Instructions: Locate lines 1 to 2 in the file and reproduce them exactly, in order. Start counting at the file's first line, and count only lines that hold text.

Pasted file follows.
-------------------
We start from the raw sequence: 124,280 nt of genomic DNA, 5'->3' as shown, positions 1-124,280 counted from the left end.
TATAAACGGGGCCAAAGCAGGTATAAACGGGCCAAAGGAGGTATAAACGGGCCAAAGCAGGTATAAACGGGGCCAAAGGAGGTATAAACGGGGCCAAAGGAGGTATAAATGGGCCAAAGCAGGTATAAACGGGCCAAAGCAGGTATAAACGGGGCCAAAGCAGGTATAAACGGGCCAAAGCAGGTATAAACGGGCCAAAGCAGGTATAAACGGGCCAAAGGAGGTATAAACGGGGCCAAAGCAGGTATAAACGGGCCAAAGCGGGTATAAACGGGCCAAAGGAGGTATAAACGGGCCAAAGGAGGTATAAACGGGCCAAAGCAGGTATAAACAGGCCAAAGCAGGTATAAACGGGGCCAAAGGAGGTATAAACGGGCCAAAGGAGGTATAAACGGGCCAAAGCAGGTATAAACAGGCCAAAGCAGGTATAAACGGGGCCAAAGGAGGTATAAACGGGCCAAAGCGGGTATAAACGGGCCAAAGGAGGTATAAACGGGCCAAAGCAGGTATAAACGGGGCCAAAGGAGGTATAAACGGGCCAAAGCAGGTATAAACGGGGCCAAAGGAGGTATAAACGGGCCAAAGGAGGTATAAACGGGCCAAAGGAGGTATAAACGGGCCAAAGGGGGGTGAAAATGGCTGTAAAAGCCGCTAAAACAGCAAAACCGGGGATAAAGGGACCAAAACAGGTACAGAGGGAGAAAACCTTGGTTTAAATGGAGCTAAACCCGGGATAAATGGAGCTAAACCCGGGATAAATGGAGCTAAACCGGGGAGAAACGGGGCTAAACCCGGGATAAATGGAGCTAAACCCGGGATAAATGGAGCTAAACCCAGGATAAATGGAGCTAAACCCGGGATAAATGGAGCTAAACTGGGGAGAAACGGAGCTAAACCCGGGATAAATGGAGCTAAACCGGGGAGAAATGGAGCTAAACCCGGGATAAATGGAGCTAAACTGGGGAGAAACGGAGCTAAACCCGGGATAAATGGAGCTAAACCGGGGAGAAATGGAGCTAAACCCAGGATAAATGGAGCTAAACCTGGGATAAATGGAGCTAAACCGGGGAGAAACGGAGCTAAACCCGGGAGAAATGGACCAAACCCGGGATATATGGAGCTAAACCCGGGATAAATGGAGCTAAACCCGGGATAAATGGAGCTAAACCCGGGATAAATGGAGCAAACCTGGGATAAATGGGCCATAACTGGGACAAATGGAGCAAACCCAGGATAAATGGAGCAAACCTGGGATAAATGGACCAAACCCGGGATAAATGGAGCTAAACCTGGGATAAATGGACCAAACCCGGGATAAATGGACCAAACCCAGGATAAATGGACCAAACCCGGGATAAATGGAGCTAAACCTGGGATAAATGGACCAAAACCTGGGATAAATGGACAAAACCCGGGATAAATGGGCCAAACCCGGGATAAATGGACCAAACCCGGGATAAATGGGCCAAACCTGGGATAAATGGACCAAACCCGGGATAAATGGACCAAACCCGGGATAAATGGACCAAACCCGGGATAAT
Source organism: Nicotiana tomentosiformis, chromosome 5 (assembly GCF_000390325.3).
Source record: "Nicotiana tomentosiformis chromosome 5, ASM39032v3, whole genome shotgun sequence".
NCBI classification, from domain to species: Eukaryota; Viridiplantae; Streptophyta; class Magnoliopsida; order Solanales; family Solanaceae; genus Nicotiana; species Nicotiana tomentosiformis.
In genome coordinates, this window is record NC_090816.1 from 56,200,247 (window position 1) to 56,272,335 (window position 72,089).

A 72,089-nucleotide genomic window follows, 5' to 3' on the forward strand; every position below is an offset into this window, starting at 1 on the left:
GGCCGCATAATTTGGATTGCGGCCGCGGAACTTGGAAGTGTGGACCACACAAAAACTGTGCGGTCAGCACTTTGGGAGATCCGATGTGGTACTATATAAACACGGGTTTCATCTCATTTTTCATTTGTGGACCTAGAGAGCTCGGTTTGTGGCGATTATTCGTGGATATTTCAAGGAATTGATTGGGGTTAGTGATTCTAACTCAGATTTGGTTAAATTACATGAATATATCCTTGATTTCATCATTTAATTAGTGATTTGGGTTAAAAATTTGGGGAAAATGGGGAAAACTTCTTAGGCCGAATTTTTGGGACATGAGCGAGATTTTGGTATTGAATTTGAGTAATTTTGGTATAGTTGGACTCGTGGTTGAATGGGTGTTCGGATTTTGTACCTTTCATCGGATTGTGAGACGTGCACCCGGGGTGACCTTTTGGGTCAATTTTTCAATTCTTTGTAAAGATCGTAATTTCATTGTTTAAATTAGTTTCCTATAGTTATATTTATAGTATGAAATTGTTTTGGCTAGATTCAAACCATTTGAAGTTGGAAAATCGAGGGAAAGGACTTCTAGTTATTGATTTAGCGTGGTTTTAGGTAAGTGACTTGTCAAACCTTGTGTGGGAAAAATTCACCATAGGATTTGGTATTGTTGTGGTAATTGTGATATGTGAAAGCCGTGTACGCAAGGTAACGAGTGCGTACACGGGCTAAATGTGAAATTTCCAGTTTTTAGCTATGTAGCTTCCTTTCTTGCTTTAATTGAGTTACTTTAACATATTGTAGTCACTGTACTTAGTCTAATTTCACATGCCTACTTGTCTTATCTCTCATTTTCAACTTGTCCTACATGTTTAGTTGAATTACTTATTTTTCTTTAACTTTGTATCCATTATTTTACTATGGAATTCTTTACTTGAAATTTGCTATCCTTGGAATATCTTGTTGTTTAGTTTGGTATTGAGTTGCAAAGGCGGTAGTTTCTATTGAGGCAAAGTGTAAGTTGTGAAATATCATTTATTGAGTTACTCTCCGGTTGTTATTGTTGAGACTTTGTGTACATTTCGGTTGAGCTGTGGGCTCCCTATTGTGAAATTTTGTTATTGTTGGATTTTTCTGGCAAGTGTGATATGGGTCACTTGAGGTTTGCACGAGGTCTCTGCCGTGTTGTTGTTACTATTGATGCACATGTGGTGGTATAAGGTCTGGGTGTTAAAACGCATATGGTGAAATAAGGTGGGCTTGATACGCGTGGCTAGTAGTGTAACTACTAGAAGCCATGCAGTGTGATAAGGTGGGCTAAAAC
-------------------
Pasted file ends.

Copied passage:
We start from the raw sequence: 124,280 nt of genomic DNA, 5'->3' as shown, positions 1-124,280 counted from the left end.
TATAAACGGGGCCAAAGCAGGTATAAACGGGCCAAAGGAGGTATAAACGGGCCAAAGCAGGTATAAACGGGGCCAAAGGAGGTATAAACGGGGCCAAAGGAGGTATAAATGGGCCAAAGCAGGTATAAACGGGCCAAAGCAGGTATAAACGGGGCCAAAGCAGGTATAAACGGGCCAAAGCAGGTATAAACGGGCCAAAGCAGGTATAAACGGGCCAAAGGAGGTATAAACGGGGCCAAAGCAGGTATAAACGGGCCAAAGCGGGTATAAACGGGCCAAAGGAGGTATAAACGGGCCAAAGGAGGTATAAACGGGCCAAAGCAGGTATAAACAGGCCAAAGCAGGTATAAACGGGGCCAAAGGAGGTATAAACGGGCCAAAGGAGGTATAAACGGGCCAAAGCAGGTATAAACAGGCCAAAGCAGGTATAAACGGGGCCAAAGGAGGTATAAACGGGCCAAAGCGGGTATAAACGGGCCAAAGGAGGTATAAACGGGCCAAAGCAGGTATAAACGGGGCCAAAGGAGGTATAAACGGGCCAAAGCAGGTATAAACGGGGCCAAAGGAGGTATAAACGGGCCAAAGGAGGTATAAACGGGCCAAAGGAGGTATAAACGGGCCAAAGGGGGGTGAAAATGGCTGTAAAAGCCGCTAAAACAGCAAAACCGGGGATAAAGGGACCAAAACAGGTACAGAGGGAGAAAACCTTGGTTTAAATGGAGCTAAACCCGGGATAAATGGAGCTAAACCCGGGATAAATGGAGCTAAACCGGGGAGAAACGGGGCTAAACCCGGGATAAATGGAGCTAAACCCGGGATAAATGGAGCTAAACCCAGGATAAATGGAGCTAAACCCGGGATAAATGGAGCTAAACTGGGGAGAAACGGAGCTAAACCCGGGATAAATGGAGCTAAACCGGGGAGAAATGGAGCTAAACCCGGGATAAATGGAGCTAAACTGGGGAGAAACGGAGCTAAACCCGGGATAAATGGAGCTAAACCGGGGAGAAATGGAGCTAAACCCAGGATAAATGGAGCTAAACCTGGGATAAATGGAGCTAAACCGGGGAGAAACGGAGCTAAACCCGGGAGAAATGGACCAAACCCGGGATATATGGAGCTAAACCCGGGATAAATGGAGCTAAACCCGGGATAAATGGAGCTAAACCCGGGATAAATGGAGCAAACCTGGGATAAATGGGCCATAACTGGGACAAATGGAGCAAACCCAGGATAAATGGAGCAAACCTGGGATAAATGGACCAAACCCGGGATAAATGGAGCTAAACCTGGGATAAATGGACCAAACCCGGGATAAATGGACCAAACCCAGGATAAATGGACCAAACCCGGGATAAATGGAGCTAAACCTGGGATAAATGGACCAAAACCTGGGATAAATGGACAAAACCCGGGATAAATGGGCCAAACCCGGGATAAATGGACCAAACCCGGGATAAATGGGCCAAACCTGGGATAAATGGACCAAACCCGGGATAAATGGACCAAACCCGGGATAAATGGACCAAACCCGGGATAAT